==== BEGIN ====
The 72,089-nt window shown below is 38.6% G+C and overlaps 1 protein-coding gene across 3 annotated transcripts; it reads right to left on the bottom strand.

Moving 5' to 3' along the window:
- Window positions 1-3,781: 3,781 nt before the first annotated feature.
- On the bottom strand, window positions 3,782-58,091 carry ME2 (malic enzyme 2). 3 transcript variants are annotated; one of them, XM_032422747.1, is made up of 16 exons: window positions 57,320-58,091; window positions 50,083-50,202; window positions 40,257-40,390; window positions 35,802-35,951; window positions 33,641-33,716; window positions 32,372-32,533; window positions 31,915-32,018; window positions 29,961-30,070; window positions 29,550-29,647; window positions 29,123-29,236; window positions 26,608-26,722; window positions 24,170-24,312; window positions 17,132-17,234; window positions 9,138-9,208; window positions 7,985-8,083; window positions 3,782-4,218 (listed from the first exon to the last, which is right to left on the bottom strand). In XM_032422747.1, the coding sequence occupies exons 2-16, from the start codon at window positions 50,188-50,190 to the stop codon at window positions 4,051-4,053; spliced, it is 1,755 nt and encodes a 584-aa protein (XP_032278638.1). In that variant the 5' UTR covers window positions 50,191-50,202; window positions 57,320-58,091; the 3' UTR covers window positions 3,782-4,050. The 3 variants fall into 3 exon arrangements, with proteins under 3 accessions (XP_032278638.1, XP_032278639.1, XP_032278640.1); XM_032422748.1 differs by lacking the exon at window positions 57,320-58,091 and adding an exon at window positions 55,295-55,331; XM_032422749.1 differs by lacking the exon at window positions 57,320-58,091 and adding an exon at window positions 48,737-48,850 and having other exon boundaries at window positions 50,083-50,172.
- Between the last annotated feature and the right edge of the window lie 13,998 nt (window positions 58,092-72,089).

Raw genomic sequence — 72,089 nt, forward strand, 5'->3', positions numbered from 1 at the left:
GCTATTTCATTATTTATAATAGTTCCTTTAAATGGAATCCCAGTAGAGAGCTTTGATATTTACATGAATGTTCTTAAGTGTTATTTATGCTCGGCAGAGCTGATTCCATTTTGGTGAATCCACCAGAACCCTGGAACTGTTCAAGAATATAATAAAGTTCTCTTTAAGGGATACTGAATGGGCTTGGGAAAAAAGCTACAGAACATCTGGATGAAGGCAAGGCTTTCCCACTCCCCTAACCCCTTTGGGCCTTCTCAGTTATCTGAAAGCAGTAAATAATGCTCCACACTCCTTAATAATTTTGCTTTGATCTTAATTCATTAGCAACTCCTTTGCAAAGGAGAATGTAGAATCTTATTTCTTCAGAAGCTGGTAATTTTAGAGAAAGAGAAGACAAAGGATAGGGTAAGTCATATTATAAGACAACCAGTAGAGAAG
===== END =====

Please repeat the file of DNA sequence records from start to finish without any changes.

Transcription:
The 72,089-nt window shown below is 38.6% G+C and overlaps 1 protein-coding gene across 3 annotated transcripts; it reads right to left on the bottom strand.

Moving 5' to 3' along the window:
- Window positions 1-3,781: 3,781 nt before the first annotated feature.
- On the bottom strand, window positions 3,782-58,091 carry ME2 (malic enzyme 2). 3 transcript variants are annotated; one of them, XM_032422747.1, is made up of 16 exons: window positions 57,320-58,091; window positions 50,083-50,202; window positions 40,257-40,390; window positions 35,802-35,951; window positions 33,641-33,716; window positions 32,372-32,533; window positions 31,915-32,018; window positions 29,961-30,070; window positions 29,550-29,647; window positions 29,123-29,236; window positions 26,608-26,722; window positions 24,170-24,312; window positions 17,132-17,234; window positions 9,138-9,208; window positions 7,985-8,083; window positions 3,782-4,218 (listed from the first exon to the last, which is right to left on the bottom strand). In XM_032422747.1, the coding sequence occupies exons 2-16, from the start codon at window positions 50,188-50,190 to the stop codon at window positions 4,051-4,053; spliced, it is 1,755 nt and encodes a 584-aa protein (XP_032278638.1). In that variant the 5' UTR covers window positions 50,191-50,202; window positions 57,320-58,091; the 3' UTR covers window positions 3,782-4,050. The 3 variants fall into 3 exon arrangements, with proteins under 3 accessions (XP_032278638.1, XP_032278639.1, XP_032278640.1); XM_032422748.1 differs by lacking the exon at window positions 57,320-58,091 and adding an exon at window positions 55,295-55,331; XM_032422749.1 differs by lacking the exon at window positions 57,320-58,091 and adding an exon at window positions 48,737-48,850 and having other exon boundaries at window positions 50,083-50,172.
- Between the last annotated feature and the right edge of the window lie 13,998 nt (window positions 58,092-72,089).

Raw genomic sequence — 72,089 nt, forward strand, 5'->3', positions numbered from 1 at the left:
GCTATTTCATTATTTATAATAGTTCCTTTAAATGGAATCCCAGTAGAGAGCTTTGATATTTACATGAATGTTCTTAAGTGTTATTTATGCTCGGCAGAGCTGATTCCATTTTGGTGAATCCACCAGAACCCTGGAACTGTTCAAGAATATAATAAAGTTCTCTTTAAGGGATACTGAATGGGCTTGGGAAAAAAGCTACAGAACATCTGGATGAAGGCAAGGCTTTCCCACTCCCCTAACCCCTTTGGGCCTTCTCAGTTATCTGAAAGCAGTAAATAATGCTCCACACTCCTTAATAATTTTGCTTTGATCTTAATTCATTAGCAACTCCTTTGCAAAGGAGAATGTAGAATCTTATTTCTTCAGAAGCTGGTAATTTTAGAGAAAGAGAAGACAAAGGATAGGGTAAGTCATATTATAAGACAACCAGTAGAGAAG